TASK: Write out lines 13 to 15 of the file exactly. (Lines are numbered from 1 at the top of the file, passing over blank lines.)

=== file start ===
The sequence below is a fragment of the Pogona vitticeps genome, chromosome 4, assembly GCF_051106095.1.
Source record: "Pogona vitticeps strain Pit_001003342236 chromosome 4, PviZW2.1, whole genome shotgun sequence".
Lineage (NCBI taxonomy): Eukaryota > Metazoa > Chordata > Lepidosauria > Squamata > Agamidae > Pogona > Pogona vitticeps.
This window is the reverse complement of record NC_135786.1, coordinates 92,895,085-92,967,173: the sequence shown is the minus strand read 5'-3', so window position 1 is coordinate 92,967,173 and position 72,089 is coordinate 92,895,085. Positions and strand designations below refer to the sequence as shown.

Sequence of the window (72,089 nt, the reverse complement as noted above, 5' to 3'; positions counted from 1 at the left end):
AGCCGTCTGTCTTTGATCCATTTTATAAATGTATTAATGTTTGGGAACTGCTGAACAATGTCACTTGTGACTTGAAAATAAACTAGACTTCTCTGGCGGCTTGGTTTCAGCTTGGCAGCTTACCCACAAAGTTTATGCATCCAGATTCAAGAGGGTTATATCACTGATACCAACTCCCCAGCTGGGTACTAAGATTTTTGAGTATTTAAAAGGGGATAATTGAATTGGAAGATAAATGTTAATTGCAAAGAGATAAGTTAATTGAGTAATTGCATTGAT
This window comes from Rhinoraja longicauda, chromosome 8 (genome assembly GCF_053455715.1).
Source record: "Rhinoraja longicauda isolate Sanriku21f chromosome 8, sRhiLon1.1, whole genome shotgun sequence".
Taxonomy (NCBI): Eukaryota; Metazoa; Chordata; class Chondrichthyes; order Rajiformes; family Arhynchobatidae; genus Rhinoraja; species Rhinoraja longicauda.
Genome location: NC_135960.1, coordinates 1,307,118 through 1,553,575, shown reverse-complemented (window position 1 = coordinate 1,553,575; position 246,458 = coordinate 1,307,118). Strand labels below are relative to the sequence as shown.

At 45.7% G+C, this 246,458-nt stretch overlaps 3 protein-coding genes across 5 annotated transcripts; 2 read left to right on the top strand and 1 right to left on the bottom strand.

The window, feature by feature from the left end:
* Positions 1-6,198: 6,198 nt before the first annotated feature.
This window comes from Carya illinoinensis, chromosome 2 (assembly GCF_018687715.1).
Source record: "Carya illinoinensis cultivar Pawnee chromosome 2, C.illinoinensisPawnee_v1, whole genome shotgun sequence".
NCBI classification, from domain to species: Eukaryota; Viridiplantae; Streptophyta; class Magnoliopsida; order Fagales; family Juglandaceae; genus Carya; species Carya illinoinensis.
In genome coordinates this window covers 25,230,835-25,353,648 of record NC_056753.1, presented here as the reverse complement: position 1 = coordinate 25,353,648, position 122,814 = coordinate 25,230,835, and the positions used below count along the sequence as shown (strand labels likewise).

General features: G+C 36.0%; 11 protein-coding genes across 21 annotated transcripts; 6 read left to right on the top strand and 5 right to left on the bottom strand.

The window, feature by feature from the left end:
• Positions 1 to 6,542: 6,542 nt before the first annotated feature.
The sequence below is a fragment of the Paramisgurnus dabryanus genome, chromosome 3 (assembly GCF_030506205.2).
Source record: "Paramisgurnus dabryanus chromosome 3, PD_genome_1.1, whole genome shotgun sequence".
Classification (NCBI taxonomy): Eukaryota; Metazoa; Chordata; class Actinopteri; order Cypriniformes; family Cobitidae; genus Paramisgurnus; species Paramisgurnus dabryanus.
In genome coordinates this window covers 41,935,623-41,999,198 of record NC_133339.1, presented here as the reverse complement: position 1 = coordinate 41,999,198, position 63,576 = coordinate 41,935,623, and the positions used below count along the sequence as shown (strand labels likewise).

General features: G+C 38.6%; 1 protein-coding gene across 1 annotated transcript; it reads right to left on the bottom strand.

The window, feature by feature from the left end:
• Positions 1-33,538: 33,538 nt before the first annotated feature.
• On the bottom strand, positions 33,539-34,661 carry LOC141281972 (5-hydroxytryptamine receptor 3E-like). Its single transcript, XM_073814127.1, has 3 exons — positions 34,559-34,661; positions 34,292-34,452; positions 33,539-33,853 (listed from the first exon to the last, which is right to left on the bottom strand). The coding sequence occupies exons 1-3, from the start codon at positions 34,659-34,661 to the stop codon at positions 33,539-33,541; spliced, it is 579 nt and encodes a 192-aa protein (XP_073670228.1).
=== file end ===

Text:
* Positions 1-6,198: 6,198 nt before the first annotated feature.
This window comes from Carya illinoinensis, chromosome 2 (assembly GCF_018687715.1).
Source record: "Carya illinoinensis cultivar Pawnee chromosome 2, C.illinoinensisPawnee_v1, whole genome shotgun sequence".